Issue 233 of SOCIALIST REVIEW Published September 1999 Copyright © Socialist Review
Just one year ago panic swept the markets. The world's financial system appeared to be on the brink of meltdown, and the immediate crisis was precipitated by a run on the Russian rouble, its devaluation, and the announcement by the Russian government that it was prepared to default on its debts. The Brazilian currency then came under attack and a US hedge fund, Long Term Capital Management (LTCM), with massive speculative commitments and relatively little capital was unable to make its repayments. Clinton announced that the world was facing its most serious crisis since the Second World War.
A year later it seems as though there had never been a crisis. The bail out of LTCM organised by the US central bank, the Federal Reserve, and three interest rate cuts in the US restored confidence to the financial markets. The US economy has continued to grow strongly, acting as buyer of last resort for the rest of the world economy, in what has become the longest US postwar expansion. Optimistic reports have also appeared about recovery in Asia.
The reality is that things are much more precarious than the 'optimists' suggest. August, in particular, has seen signs of growing problems for the apparently virtuous circle that has been powering the US expansion.
This, which has been key to recovery in the world economy over the last year, has been fuelled by ever increasing amounts of debt based spending by both companies and consumers. This spending boom has been supported by the US stock market, which has continued to rise to even more bizarre heights. The stock market has risen more than 10 percent since the end of 1998, and estimates put the Dow Jones index of share values at anything from 25 to 50 percent above its historic average. Early signs of trouble ahead were seen with the recent fall in the value of hi-tech shares, including internet shares. The balance of payments deficit is likely to exceed $300 billion this year, its highest level ever.
The long US expansion has created serious labour shortages, forcing US bosses to increase wages (and therefore costs) to attract and retain labour. These increased costs have been absorbed so far by rapidly rising productivity, largely explicable not in terms of a productivity revolution based on hi-tech information technology (the 'new paradigm') but on hitherto excess and idle productive capacity being brought into play in response to strong demand. Now the US economy appears to be slowing, with growth in the second quarter of 1999 falling to 2.3 percent from 4.3 percent in the first quarter. The productivity gains which restrained inflation are beginning to fizzle out, increasing inflationary pressure.
But things are even more fragile than this. The rise in the stock market and the balance of payments deficit have been financed so far by speculative international finance flooding into the US as a safe haven and in pursuit of making a profit out of the stock market bubble. The very modest signs of recovery in some other parts of the world have provided alternative ports of call for international speculative capital. Money, for example, has been flooding into Japan, pushing up the value of the yen (and thereby threatening to snuff out the incipient Japanese recovery) and pushing down the dollar. Commodity prices have been rising and oil has doubled in price over the last year.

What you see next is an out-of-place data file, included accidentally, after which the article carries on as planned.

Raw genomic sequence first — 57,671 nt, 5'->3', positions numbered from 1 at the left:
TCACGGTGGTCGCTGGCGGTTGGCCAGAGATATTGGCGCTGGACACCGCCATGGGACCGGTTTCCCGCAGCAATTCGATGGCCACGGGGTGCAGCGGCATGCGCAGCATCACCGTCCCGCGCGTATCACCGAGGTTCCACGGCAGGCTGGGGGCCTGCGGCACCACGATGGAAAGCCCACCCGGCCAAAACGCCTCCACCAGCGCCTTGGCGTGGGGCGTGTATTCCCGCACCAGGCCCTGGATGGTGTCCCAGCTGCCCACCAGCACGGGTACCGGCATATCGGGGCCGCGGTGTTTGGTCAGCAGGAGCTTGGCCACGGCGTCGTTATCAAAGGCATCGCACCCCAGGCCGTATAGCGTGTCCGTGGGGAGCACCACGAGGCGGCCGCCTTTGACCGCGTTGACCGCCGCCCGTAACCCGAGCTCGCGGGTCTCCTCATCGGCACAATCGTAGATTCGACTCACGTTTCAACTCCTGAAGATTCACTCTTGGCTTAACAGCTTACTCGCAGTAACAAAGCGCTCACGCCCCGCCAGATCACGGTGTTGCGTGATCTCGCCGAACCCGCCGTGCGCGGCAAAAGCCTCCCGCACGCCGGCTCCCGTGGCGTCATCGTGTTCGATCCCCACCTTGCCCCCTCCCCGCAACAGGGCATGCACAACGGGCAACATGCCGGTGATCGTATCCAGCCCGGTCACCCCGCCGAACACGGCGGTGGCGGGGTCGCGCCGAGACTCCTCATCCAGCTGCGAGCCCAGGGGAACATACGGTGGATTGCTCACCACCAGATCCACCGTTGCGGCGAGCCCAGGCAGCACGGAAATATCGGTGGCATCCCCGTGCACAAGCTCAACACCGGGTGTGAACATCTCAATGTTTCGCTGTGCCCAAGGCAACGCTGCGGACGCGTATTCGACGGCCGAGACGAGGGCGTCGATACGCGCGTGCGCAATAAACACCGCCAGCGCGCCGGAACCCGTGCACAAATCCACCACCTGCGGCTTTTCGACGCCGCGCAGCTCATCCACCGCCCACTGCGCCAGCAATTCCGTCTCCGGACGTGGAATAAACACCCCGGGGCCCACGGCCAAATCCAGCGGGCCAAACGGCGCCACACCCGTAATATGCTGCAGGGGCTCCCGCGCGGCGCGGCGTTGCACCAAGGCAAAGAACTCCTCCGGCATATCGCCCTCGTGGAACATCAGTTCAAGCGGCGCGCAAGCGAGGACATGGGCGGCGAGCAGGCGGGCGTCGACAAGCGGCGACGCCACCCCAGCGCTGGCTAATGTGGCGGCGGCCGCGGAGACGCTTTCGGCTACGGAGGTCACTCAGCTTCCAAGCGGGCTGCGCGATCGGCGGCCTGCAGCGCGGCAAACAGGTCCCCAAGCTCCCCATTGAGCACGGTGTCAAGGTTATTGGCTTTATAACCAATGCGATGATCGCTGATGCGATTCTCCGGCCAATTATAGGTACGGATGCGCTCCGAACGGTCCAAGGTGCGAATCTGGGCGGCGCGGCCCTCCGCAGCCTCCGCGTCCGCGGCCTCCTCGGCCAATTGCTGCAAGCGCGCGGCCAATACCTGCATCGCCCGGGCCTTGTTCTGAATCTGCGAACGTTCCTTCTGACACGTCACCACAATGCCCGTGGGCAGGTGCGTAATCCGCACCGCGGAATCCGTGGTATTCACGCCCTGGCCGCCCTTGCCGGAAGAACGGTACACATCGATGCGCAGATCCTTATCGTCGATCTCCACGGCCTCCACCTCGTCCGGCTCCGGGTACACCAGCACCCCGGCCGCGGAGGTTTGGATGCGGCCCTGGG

A significant fall in the dollar, which would push up US import prices, combined with increased international commodity prices, further threatens to reignite inflation in the US. This could encourage a flight of capital causing a crash in the stock market and a collapse of the dollar on the international markets.
The Federal Reserve is under increasing pressure to increase interest rates to try and cool the economy down, and preserve the value of the dollar. The recent rise was the second in eight weeks. But there are also fears that a significant rate increase will cause a stock market crash.
The speculation which threatened to produce serious financial crisis last August has continued and, if anything, grown over the last year. Already there have been persistent rumours of another LTCM type collapse. Major financial institutions have enormous speculative exposures which are susceptible to shocks coming not only from within the US but from other parts of the world, where things remain very unstable.
China, for example, is continuing to suffer a deflationary crisis, rampant corruption and severe economic restructuring and dislocation. The devaluation of the Chinese currency to alleviate some of these problems is a growing possibility, which could further destabilise the south east Asian economies. Even here, although there has been very modest economic growth following the catastrophic falls in production in 1998, the 'restructuring' demanded by the international financial community has proceeded very modestly. The break up of the heavily indebted Daewoo, which accounts for some 5 percent of South Korean production, shows how much further some 'Tiger' economies have to go to stabilise the situation.
And although Japan has boasted some economic growth in the first half of this year on the back of enormous government spending (and therefore debt), no one believes this is sustainable against the very strong deflationary forces still at work in the Japanese economy.
Last time round Alan Greenspan, the chairman of the Federal Reserve, won a breathing space for the US economy more through luck than judgement, by organising a bail out and reducing interest rates. Next time inflationary pressure and dollar difficulties will make this option much more problematic. All the signs are that the US and the world's financial and economic system are in a state of relative calm before more severe storms.